Sheriff deputies stand outside a house in Cleveland, the day after three women who vanished a decade ago were found there. (AP Photo/Tony Dejak)
Spoken by Charles Ramsey in an interview with ABC News last week, the words heard around the country were a case study in the impact of bystander intervention:
“I heard screaming. I’m eating my McDonald’s, I come outside, I see this girl going nuts trying to get out of her house. So I go on the porch, I go on the porch and she says ‘help me get out, I been in here a long time’. So you know, I figured this is a domestic violence dispute…”
Charles Ramsey, a resident of Cleveland, Ohio, had no idea that he was living next door to three young women who went missing more than ten years ago. He and his neighbor Angel Cortero (who, by some accounts was the first on the scene) helped Amanda Berry, Gina DeJesus and Michelle Knight escape the house where they were trapped. The three women, abducted as girls, were living in captivity and had managed that day to draw their neighbors’ attention while their kidnapper, Ariel Castro, was away from the home.
The story prompts many questions about how three captive women could have been living in such close proximity to so many who never realized they were there. Yet as a fuller story slowly emerges, one thing seems clear: this was an intervention by people who did not know the victims personally, who heard Amanda’s shouts and got her out.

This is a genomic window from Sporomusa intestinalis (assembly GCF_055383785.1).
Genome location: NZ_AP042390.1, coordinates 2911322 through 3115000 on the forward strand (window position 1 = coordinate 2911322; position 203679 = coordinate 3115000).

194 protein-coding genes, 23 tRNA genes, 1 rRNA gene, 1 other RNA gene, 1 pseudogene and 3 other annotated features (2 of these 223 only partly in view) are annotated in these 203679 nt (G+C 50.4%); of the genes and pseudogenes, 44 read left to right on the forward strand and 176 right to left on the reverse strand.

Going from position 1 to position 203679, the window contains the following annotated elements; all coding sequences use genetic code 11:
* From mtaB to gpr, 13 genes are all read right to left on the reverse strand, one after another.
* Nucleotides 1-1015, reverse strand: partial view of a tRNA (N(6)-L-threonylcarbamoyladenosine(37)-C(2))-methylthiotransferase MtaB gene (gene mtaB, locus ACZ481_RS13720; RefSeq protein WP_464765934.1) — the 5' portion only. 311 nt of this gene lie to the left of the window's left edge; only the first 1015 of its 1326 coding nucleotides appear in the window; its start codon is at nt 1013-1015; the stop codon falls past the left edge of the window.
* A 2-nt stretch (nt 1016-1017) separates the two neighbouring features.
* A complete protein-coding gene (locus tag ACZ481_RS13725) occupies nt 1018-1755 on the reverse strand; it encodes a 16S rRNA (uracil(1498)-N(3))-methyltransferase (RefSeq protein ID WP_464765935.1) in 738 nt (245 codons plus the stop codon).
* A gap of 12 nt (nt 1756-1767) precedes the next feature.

The incident, and the intervention in particular, has been hailed a victory of feminism and a perfectly executed example of the adage “If you see something, say something.” It’s a victory when violence against women is acknowledged as a societal problem and not merely a family issue, operating under a notion privacy that places the importance of freedom from violence significantly below the protection of the patriarchal order. Until very recently, violence in the home was not widely considered a social issue. The idea of a man raping his wife didn’t even register as a problem, cultural or legally. Thanks to decades of advocacy—and a ton of hell-raising—we are building a cultural lexicon in which family and intimate partner violence are recognized as violence at all. That cultural shift, as slowly as it is happening, is no small achievement. A key element of this shift has been normalizing bystander intervention in instances when sexual harassment, sexual assault or intimate partner violence seem to be unfolding. The fruits of that work were evident in the clarity with which both Charles Ramsey and Angel Cortero expressed their decision to intervene.